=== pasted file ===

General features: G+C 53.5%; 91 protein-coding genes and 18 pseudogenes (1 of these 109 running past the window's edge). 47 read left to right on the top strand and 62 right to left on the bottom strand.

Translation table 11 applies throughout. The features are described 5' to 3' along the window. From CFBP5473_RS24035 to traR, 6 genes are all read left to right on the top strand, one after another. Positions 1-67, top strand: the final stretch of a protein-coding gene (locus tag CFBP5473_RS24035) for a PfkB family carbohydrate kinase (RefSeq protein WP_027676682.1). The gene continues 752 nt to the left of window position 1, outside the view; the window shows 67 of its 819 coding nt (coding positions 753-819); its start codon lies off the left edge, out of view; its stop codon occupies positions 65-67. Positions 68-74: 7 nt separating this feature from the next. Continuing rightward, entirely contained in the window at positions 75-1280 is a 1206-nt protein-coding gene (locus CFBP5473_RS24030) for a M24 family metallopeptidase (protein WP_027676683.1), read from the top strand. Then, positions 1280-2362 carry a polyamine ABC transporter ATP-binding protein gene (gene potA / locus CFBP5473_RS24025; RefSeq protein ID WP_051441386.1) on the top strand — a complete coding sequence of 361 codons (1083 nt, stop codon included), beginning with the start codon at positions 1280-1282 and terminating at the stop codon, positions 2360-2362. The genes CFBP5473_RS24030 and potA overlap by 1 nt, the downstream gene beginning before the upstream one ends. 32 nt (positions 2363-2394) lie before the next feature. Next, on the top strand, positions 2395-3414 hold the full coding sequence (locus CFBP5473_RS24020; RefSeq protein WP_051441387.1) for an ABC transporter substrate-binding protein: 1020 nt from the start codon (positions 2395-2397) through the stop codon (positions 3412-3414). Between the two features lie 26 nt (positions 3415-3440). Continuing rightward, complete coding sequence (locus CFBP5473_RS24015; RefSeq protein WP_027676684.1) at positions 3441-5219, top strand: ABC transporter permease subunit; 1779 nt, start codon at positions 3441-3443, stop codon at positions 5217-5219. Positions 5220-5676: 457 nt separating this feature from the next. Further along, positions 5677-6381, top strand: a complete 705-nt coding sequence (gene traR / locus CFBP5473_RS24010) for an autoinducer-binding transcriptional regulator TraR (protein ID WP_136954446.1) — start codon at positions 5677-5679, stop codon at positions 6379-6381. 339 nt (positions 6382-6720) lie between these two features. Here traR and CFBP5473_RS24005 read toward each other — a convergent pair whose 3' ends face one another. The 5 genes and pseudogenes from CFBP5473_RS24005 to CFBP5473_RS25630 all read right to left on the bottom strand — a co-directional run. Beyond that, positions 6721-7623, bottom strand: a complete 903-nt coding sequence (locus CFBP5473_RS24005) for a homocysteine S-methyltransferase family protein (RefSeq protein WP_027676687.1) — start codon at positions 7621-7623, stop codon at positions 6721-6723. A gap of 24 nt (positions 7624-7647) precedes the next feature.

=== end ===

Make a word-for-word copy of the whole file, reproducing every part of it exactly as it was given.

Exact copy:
General features: G+C 53.5%; 91 protein-coding genes and 18 pseudogenes (1 of these 109 running past the window's edge). 47 read left to right on the top strand and 62 right to left on the bottom strand.

Translation table 11 applies throughout. The features are described 5' to 3' along the window. From CFBP5473_RS24035 to traR, 6 genes are all read left to right on the top strand, one after another. Positions 1-67, top strand: the final stretch of a protein-coding gene (locus tag CFBP5473_RS24035) for a PfkB family carbohydrate kinase (RefSeq protein WP_027676682.1). The gene continues 752 nt to the left of window position 1, outside the view; the window shows 67 of its 819 coding nt (coding positions 753-819); its start codon lies off the left edge, out of view; its stop codon occupies positions 65-67. Positions 68-74: 7 nt separating this feature from the next. Continuing rightward, entirely contained in the window at positions 75-1280 is a 1206-nt protein-coding gene (locus CFBP5473_RS24030) for a M24 family metallopeptidase (protein WP_027676683.1), read from the top strand. Then, positions 1280-2362 carry a polyamine ABC transporter ATP-binding protein gene (gene potA / locus CFBP5473_RS24025; RefSeq protein ID WP_051441386.1) on the top strand — a complete coding sequence of 361 codons (1083 nt, stop codon included), beginning with the start codon at positions 1280-1282 and terminating at the stop codon, positions 2360-2362. The genes CFBP5473_RS24030 and potA overlap by 1 nt, the downstream gene beginning before the upstream one ends. 32 nt (positions 2363-2394) lie before the next feature. Next, on the top strand, positions 2395-3414 hold the full coding sequence (locus CFBP5473_RS24020; RefSeq protein WP_051441387.1) for an ABC transporter substrate-binding protein: 1020 nt from the start codon (positions 2395-2397) through the stop codon (positions 3412-3414). Between the two features lie 26 nt (positions 3415-3440). Continuing rightward, complete coding sequence (locus CFBP5473_RS24015; RefSeq protein WP_027676684.1) at positions 3441-5219, top strand: ABC transporter permease subunit; 1779 nt, start codon at positions 3441-3443, stop codon at positions 5217-5219. Positions 5220-5676: 457 nt separating this feature from the next. Further along, positions 5677-6381, top strand: a complete 705-nt coding sequence (gene traR / locus CFBP5473_RS24010) for an autoinducer-binding transcriptional regulator TraR (protein ID WP_136954446.1) — start codon at positions 5677-5679, stop codon at positions 6379-6381. 339 nt (positions 6382-6720) lie between these two features. Here traR and CFBP5473_RS24005 read toward each other — a convergent pair whose 3' ends face one another. The 5 genes and pseudogenes from CFBP5473_RS24005 to CFBP5473_RS25630 all read right to left on the bottom strand — a co-directional run. Beyond that, positions 6721-7623, bottom strand: a complete 903-nt coding sequence (locus CFBP5473_RS24005) for a homocysteine S-methyltransferase family protein (RefSeq protein WP_027676687.1) — start codon at positions 7621-7623, stop codon at positions 6721-6723. A gap of 24 nt (positions 7624-7647) precedes the next feature.